Pembina, North Dakota, is a small town of approximately 600 people that is also the oldest European-American community in the Dakotas. It is located in the northeast corner of North Dakota, close to both the Canadian border and the Minnesota state line.
Pembina is home to the busiest border crossing in North Dakota and the fifth busiest crossing along the Canadian border. Pembina serves as a major port connecting the U.S. with Canada at Emerson, Manitoba, and processing more truck traffic than all other ports of entry in North Dakota combined. Traffic at this crossing can be quite heavy, with southbound trucks backing up for one to two miles at the start of the week. Pembina also sees a fair amount of tourist traffic as Canadian residents cross the border to shop or watch sports matches in North Dakota. To accommodate demand, the border crossing is open 24 hours per day, seven days a week.
Varied Job Duties at the Pembina Border Crossing
As part of the Department of Homeland Security, United States Customs and Border Protection (CBP) is responsible for enforcing immigration and commerce laws. Border Patrol agents also secure the border against criminal activity. Along the Canadian border, monitoring for the smuggling of contraband such as drugs, weapons and money is particularly important.
Pembina Station is part of the Grand Forks Sector of the CBP, which staffs stations across Minnesota and North Dakota. Currently, there are approximately 220 agents in the Grand Forks sector. Fifty of those agents are stationed at Pembina. Border Patrol agents at Pembina monitor 102 miles of land border between North Dakota and Manitoba.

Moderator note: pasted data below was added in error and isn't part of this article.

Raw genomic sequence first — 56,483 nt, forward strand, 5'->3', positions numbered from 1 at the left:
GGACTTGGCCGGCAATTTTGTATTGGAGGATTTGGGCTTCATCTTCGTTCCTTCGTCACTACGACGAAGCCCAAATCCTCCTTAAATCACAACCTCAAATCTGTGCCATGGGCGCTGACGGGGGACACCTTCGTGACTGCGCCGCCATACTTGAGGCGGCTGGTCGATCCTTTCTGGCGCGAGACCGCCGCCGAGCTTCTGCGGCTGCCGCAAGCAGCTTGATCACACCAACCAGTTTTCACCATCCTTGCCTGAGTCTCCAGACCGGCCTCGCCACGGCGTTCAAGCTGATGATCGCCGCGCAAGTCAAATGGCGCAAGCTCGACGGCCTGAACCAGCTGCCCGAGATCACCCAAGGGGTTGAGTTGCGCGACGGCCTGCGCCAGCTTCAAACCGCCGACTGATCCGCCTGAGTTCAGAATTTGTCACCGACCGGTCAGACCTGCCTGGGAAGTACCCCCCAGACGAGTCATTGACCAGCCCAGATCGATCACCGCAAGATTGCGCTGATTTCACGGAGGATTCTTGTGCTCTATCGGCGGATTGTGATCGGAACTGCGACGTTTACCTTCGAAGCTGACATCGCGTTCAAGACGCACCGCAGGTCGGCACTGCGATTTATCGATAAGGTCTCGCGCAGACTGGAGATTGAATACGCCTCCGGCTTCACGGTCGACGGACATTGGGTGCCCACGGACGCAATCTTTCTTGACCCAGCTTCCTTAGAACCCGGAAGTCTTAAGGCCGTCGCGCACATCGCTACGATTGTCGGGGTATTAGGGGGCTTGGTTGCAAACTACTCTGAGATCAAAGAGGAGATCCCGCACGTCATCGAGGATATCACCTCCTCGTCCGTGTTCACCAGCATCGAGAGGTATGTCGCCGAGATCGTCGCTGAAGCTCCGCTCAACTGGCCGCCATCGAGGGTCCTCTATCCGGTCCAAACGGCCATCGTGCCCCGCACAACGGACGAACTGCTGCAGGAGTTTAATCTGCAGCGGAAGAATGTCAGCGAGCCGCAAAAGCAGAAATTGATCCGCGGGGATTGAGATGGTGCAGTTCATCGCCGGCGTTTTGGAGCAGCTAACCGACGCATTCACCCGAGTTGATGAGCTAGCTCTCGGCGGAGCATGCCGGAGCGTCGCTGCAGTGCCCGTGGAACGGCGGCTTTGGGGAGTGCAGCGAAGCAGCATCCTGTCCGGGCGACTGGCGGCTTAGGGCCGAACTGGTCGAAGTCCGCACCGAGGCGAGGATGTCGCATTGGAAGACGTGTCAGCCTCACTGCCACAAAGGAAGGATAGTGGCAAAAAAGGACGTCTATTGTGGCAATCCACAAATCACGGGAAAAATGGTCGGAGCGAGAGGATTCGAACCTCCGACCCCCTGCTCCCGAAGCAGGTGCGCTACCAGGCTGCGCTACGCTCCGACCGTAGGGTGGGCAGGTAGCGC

Because of the amount of international commerce, Pembina serves as a service port. Customs and Border Patrol officers perform a full range of import/export related functions at a service port, including inspections, collections and verification. The Pembina Border Crossing also offers programs to assist travelers in traversing the border more easily, enrolling U.S. citizens in Trusted Traveler programs like NEXUS and Global Entry. Border Patrol agents also train civilians through the US Customs and Border Patrol (CBP) Citizen’s Academy and offer trainings to the international business community on NAFTA and other relevant topics.
Working for Customs and Border Protection
Candidates for Border Patrol jobs must meet high standards of conduct and fitness. Candidates are evaluated through a number of means, including a fitness test, background check, language aptitude test and sometimes a polygraph test. Agents may be hired at several levels, depending on education and experience. Entry-level positions typically have starting salary of $38,619 (level GL-5). Many employees earn overtime. As federal employees, Border Patrol agents also qualify for federal benefits packages, which include health care, plans, life insurance and retirement benefits.